Law Enforcement Deserves Access To Encrypted Messages Says US AG

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US Attorney General William Barr believes that encrypted messages should be accessible to law enforcement.

The statement was made at the International Conference on Cyber Security keynote address in New York today. "Obviously, the Department would like to engage with the private sector in exploring solutions that will provide lawful access. While we remain open to a cooperative approach, the time to achieve that may be limited," Barr said.

One company Barr likely had in mind was Apple, who refused to comply with a government request to unlock the iPhone 5c of San Bernadino shooter Syed Farook in 2015. Farook killed 14 people in San Bernardino, California.

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Apple's iPhone 5c was encrypted and the government was unable to access it at first without requesting Apple unlock it. Apple CEO Tim Cook responded at the time by saying that it would not write a master key for its iPhones that could get into the hands of anyone, including black hat hackers (that is, hackers who hack for fun, not security reasons).

Encrypted messages are becoming a problem for law enforcement, as it seeks to do its job and catch criminals. Attorney General Barr cited other examples in his keynote address, such as a Mexican cartel who brought large amounts of fentanyl from Asia to Mexico, then the US. The Mexican cartel hid its drug activities by using Facebook-owned WhatsApp, an encrypted messaging service that prevented the government from using wiretaps. WhatsApp added encryption to its service in 2016.

Barr said that drug cartels and terrorists are taking advantage of these encrypted services to communicate with other criminals and harm innocent lives. And encrypted messaging services are, implicit within Barr's statements though not explicitly said by him, "aiding and abetting the enemy."

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Attorney General Barr makes a point about encrypted messaging services: they do hide the contents of users, making it easy for criminals to schedule drug or human trafficking without the eyes of the federal government upon them. Law enforcement is literally "in the dark" in encrypted messaging services because they have no way of knowing what criminals are planning next. Law enforcement wants to go after the "bad guys" and catch them in their illegal activities, and that's a noble cause.

And yet, what life teaches is that "power corrupts, and absolutely power corrupts absolutely." For law enforcement to receive access to encrypted messages eliminates the significance of the messages being encrypted in the first place. Why encrypt messages if law enforcement has access to encrypted messages anyway?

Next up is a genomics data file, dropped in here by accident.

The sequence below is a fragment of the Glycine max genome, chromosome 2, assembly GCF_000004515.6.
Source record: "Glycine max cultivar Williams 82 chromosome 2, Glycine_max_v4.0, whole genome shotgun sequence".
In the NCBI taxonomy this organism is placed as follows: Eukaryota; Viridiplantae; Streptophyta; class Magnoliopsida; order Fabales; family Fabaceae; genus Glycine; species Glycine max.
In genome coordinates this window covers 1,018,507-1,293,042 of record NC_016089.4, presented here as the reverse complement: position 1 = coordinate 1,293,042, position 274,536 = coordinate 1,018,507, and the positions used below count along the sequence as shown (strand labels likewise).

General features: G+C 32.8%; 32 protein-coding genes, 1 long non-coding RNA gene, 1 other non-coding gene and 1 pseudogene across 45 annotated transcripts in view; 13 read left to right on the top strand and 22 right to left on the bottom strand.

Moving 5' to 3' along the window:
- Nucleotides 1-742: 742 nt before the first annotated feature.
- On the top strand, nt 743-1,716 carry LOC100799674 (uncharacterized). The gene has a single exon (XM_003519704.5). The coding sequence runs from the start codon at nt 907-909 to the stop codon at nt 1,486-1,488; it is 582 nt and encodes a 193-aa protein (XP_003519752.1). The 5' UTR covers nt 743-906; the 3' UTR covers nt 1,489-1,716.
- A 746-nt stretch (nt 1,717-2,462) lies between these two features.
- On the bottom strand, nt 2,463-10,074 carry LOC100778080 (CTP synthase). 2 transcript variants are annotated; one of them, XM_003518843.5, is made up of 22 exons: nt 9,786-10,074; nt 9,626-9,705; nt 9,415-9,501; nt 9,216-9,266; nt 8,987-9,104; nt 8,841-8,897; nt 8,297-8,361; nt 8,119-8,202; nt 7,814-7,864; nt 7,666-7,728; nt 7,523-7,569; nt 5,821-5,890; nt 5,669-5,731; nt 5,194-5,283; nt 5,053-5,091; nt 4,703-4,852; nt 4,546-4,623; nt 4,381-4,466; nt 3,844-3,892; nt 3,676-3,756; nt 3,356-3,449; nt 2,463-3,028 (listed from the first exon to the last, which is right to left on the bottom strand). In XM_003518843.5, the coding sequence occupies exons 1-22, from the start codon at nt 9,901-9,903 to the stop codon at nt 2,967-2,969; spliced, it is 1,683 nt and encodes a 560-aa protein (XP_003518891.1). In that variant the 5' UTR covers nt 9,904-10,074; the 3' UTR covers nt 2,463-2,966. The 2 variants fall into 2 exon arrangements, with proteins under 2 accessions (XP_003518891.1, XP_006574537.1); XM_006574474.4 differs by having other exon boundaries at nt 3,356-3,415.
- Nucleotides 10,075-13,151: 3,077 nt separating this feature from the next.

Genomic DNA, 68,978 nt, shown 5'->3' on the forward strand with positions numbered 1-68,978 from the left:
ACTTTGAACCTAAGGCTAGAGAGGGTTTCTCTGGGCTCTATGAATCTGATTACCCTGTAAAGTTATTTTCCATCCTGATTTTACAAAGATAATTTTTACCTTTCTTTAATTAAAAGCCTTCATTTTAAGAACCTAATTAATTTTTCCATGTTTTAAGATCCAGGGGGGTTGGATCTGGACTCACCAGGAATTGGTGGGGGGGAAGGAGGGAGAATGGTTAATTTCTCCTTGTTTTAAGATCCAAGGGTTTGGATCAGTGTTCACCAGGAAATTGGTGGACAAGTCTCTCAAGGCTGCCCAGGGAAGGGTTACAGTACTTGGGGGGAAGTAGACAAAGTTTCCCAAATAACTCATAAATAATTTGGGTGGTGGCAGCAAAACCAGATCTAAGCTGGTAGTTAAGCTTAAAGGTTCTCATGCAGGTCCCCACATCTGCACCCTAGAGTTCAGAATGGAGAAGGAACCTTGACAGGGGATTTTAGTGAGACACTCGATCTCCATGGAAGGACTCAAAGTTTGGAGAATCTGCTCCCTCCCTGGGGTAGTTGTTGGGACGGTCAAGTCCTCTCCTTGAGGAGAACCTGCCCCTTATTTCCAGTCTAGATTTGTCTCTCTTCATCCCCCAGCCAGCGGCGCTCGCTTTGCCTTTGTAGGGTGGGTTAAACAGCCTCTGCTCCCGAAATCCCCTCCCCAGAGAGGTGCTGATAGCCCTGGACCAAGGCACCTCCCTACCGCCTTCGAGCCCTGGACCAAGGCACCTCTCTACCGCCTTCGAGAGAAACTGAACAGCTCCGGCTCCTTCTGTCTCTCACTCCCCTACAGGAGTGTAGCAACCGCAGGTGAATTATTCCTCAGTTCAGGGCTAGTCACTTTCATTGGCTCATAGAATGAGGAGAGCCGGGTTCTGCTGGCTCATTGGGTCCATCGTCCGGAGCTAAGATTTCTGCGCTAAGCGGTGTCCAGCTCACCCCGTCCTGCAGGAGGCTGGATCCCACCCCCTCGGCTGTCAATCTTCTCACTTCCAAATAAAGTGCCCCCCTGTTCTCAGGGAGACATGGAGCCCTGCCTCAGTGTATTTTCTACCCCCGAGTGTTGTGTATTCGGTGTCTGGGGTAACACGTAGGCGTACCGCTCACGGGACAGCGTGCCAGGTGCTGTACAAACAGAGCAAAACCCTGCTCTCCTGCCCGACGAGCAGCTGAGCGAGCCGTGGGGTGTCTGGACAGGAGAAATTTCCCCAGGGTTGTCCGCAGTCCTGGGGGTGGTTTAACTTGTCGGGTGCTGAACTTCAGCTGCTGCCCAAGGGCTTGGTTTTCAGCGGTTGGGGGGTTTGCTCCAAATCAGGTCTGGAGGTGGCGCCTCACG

And if law enforcement has access, why not grant access to employers, wireless carriers, and the federal government? Why stop at granting law enforcement access? How encrypted would encrypted messages be if law enforcement has access to them?

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Barr wants to catch criminals, but opening up encrypted messages, in general, opens them up to everyone on everyone, including law-abiding citizens. Encrypted messages are kept protected to protect everyone. Even criminals deserve protections, despite their criminal activities. One would say that to catch one criminal via encrypted messages is worthwhile, but is it, at the expense of millions of law-abiding citizens who aren't doing anything wrong?

Additionally, if encrypted messages become easily accessible by law enforcement, is there any indication that criminals will stop their activities? Not at all. According to Facebook Chief Operating Office (COO) Sheryl Sandberg, decrypting WhatsApp messages would only drive criminals to other encrypted services such as Telegram or Signal and allow them to continue their activities.

WhatsApp joined Apple, Google, Microsoft, and 44 others in opposing the UK's GCHQ request for ghost protocol. The ghost protocol would allow carriers, service providers, and law enforcement to have access to private group chats and calls. WhatsApp would be forced to send these private messages to law enforcement in real time.

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Tech companies should cooperate with law enforcement, as much as possible. But when it comes to encrypted messages, there has to be a line drawn between finding info on criminals and putting law-abiding, unsuspecting citizens at risk. In an internet age where mobile users find themselves "hacked" into every day, is catching one criminal worth subjecting everyone else to the invasion of their mobile privacy?

This is not to say that Americans don't have a sense of justice. They do. They believe that criminals should pay for their crimes. But they also believe that the innocent should not suffer because the guilty do. Barr's statements show the effectiveness of un-encrypting messages to reduce crime, but one must also consider the impact on non-criminal citizens. Tech companies like Apple and others have to consider not only the criminals but also their law-abiding consumer bases because they are in the consumer space. Whereas law enforcement sees one side, tech companies see many.

It's easy for Barr to tell tech companies to cooperate with law enforcement. He doesn't have to live life in their shoes, in their space, and face consumers who just want to know their data is protected. Sometimes, it takes getting out of the castle to see what life is truly like "at the gate."

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